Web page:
• Hypertenion’s Linked To Sodium Questioned

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    For decades, policy makers have tried and failed to get Americans to eat less salt. In April 2010 the Institute of Medicine urged the U.S. Food and Drug Administration to regulate the amount of salt that food manufacturers put into products; New York City Mayor Michael Bloomberg has already convinced 16 companies to do so voluntarily. But if the U.S. does conquer salt, what will we gain? Bland french fries, for sure. But a healthy nation? Not necessarily.

    We all know the drill…if you have high blood pressure you need to lay off the salt. But is this true?

    New research in the American Journal of Hypertension suggest sodium’s influence on health is less pervasive than once thought

    A new study published in American Journal of Hypertension finds evidence that increased Body Mass Index, age, and non-sodium dietary factors are much more closely related to increases in systolic blood pressure than sodium intake.

    For the study, French researchers measured the effects of sodium intake, Body Mass Index, physical activity, alcohol consumption, and non-sodium dietary factors on the blood pressure of 8,670 French adults. None of the participants were taking drug treatments for hypertension during the study.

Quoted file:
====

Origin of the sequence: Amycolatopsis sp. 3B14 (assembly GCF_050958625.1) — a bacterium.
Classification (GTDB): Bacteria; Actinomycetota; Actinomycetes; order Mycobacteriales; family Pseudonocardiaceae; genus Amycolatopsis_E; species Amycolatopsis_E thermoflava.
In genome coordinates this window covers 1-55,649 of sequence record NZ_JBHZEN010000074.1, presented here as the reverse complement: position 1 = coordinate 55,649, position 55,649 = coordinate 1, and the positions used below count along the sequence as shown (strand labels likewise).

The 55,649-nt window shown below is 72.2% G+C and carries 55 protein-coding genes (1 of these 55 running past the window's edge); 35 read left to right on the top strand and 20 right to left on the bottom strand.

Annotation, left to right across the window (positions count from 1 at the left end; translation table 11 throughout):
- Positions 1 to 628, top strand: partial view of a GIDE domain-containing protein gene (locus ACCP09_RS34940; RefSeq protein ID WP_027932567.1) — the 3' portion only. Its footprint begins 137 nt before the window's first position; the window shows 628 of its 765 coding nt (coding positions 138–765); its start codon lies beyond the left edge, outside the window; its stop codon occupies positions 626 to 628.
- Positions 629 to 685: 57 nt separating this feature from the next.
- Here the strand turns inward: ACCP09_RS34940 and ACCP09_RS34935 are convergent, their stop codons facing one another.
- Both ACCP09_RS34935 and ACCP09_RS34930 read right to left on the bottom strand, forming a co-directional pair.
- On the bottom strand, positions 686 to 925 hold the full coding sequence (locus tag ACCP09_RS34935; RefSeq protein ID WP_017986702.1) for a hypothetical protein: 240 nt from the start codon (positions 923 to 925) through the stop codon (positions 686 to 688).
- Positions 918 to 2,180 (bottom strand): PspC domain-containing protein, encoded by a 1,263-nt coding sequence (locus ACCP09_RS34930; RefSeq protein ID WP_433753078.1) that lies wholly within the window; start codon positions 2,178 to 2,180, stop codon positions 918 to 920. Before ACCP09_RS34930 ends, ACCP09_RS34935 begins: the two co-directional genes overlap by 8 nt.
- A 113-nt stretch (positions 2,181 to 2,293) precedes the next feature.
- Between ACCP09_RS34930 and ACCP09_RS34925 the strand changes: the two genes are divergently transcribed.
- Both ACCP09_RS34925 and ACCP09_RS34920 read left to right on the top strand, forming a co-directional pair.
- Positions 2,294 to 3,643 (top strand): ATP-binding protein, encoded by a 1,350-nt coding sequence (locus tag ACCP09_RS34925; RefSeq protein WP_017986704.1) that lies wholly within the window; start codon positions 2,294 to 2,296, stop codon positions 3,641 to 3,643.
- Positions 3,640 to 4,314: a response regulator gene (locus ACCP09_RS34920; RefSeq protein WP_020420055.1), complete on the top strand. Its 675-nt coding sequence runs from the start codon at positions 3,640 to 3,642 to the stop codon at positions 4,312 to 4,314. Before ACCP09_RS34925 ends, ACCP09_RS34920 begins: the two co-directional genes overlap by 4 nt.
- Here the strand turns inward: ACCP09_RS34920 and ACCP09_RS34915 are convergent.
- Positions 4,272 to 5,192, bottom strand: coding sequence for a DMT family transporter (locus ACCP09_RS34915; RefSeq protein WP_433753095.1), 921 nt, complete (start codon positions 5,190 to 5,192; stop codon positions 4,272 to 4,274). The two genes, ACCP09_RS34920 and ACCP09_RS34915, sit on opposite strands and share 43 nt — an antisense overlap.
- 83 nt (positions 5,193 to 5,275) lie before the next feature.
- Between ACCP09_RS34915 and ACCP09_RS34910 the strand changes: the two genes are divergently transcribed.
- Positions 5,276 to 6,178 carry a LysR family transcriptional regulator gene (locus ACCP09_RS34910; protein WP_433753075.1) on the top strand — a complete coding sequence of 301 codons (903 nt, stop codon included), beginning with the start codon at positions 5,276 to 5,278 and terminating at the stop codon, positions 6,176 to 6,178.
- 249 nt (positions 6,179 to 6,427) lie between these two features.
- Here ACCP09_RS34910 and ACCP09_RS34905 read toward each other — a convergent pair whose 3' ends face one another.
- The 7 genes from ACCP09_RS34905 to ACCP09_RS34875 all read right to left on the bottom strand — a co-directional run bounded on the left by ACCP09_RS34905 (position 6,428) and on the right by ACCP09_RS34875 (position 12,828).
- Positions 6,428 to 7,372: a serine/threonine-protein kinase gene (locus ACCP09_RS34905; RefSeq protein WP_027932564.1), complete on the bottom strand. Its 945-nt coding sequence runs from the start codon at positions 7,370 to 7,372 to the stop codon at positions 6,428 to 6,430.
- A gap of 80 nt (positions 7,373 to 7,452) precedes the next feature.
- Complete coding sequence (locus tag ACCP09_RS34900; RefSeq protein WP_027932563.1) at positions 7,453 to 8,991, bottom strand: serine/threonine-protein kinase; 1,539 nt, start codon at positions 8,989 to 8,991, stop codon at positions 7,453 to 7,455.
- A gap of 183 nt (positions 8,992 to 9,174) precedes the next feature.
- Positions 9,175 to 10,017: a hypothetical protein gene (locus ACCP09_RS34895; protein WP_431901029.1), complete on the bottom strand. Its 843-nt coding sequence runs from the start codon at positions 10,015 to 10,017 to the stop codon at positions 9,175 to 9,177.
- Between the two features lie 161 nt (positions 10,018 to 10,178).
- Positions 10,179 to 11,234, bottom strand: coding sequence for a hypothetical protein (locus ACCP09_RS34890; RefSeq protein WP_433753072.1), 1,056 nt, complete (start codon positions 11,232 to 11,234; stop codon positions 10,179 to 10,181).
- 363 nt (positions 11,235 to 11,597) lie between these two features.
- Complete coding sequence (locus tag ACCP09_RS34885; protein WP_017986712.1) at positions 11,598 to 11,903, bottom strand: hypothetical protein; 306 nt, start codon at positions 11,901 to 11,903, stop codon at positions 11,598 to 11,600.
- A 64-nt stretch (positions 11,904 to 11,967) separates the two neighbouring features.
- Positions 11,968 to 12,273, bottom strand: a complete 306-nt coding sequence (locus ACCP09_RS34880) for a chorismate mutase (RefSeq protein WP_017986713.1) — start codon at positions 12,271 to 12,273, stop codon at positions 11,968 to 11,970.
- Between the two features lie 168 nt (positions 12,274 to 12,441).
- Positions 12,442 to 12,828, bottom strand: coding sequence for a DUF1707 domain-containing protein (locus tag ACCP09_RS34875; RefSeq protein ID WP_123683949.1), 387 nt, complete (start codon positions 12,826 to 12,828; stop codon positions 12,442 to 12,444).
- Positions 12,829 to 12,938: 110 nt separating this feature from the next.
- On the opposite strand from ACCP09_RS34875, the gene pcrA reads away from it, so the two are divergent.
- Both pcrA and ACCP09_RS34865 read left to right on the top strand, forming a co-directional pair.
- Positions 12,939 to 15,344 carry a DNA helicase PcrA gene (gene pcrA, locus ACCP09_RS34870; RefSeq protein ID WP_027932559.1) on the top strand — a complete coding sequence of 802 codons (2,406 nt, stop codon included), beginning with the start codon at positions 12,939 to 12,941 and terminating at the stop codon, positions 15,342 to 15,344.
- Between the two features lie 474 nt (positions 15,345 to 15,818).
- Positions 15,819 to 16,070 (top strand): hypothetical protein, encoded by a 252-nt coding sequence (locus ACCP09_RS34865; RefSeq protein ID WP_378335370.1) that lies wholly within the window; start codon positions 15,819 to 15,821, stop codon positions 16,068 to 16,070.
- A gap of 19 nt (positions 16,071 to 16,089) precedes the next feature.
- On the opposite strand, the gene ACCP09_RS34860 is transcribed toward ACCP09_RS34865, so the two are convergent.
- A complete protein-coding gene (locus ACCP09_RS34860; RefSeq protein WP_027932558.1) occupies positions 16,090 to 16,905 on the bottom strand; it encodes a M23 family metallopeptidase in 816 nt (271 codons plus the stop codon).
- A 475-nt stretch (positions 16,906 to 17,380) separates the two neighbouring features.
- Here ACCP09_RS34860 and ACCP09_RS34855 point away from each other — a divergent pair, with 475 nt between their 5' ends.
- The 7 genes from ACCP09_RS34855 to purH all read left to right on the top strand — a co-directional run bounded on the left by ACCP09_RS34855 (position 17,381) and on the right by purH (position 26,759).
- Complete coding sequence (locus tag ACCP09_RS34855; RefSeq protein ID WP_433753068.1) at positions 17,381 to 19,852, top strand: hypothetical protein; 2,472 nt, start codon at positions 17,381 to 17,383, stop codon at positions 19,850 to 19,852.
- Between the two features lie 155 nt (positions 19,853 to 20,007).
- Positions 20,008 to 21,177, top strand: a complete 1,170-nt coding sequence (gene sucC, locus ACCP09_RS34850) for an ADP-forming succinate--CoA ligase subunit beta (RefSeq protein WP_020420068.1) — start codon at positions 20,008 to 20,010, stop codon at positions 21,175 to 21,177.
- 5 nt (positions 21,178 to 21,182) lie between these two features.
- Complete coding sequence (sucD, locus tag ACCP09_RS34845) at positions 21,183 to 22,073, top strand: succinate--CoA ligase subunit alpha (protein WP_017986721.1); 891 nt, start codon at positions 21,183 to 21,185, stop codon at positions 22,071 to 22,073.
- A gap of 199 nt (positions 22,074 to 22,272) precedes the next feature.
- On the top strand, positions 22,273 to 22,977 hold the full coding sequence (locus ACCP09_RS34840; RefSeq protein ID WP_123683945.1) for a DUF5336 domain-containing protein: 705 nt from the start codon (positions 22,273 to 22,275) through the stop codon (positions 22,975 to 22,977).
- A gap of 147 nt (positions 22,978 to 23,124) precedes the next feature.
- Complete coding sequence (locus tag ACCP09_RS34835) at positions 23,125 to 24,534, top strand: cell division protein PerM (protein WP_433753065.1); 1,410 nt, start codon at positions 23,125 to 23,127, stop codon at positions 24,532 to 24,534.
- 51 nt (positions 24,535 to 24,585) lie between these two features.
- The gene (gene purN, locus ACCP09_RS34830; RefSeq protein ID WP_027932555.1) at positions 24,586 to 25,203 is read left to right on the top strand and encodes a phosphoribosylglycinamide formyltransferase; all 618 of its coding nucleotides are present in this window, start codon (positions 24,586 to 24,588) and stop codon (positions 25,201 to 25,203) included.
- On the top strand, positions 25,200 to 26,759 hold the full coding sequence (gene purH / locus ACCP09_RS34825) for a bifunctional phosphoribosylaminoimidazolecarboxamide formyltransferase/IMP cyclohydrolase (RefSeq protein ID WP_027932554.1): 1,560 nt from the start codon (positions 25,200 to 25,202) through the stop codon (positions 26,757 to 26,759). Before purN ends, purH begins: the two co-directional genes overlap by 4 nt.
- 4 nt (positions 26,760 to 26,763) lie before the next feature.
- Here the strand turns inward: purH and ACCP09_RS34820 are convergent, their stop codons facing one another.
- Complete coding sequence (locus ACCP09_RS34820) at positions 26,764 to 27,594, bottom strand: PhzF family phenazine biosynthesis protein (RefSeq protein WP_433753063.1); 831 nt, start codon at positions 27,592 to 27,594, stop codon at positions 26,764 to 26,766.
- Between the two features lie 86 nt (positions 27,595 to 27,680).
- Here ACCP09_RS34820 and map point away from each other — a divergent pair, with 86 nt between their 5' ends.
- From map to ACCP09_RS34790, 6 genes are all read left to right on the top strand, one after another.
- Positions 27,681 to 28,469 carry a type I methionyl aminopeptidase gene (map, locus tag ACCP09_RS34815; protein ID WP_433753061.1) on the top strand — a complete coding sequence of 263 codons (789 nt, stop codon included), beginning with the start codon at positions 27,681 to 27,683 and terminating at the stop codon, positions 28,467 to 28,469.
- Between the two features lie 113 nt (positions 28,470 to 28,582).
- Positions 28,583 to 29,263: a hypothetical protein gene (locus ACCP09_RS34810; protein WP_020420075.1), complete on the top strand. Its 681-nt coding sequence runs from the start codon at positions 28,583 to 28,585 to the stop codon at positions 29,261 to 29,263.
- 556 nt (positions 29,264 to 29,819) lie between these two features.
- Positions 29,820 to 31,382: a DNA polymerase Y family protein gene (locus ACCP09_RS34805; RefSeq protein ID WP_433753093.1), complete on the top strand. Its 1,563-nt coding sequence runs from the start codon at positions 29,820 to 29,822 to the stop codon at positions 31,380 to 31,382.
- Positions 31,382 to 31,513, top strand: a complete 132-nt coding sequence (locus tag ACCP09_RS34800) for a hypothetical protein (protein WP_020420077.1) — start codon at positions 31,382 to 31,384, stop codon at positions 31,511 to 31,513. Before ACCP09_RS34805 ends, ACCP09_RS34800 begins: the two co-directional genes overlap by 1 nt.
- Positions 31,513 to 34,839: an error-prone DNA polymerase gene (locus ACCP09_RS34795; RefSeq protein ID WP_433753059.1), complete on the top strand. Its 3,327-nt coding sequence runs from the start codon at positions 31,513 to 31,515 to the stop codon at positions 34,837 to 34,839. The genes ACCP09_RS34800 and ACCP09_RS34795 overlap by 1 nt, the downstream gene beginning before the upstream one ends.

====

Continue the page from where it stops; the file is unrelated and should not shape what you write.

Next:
They concluded that Body Mass Index, age, and alcohol intake were all strongly linked to blood pressure increases.

    Sodium intake, however, was found to be statistically insignificant in relation to blood pressure outcomes.

    Higher consumption of …

    The World Health Organization recommends that no more than 5 grams of salt per day should be consumed, whereas people in many Western countries typically eat twice as much. Public-health authorities are already looking at ways of cutting the salt content of foods. For instance, Britain's Food Standards Agency is working with food manufacturers to reduce sodium, and the New York City health department is spearheading a national initiative to cut Americans' salt consumption by 20% over 5 years. Nature examines the new study and its implications for such policies.

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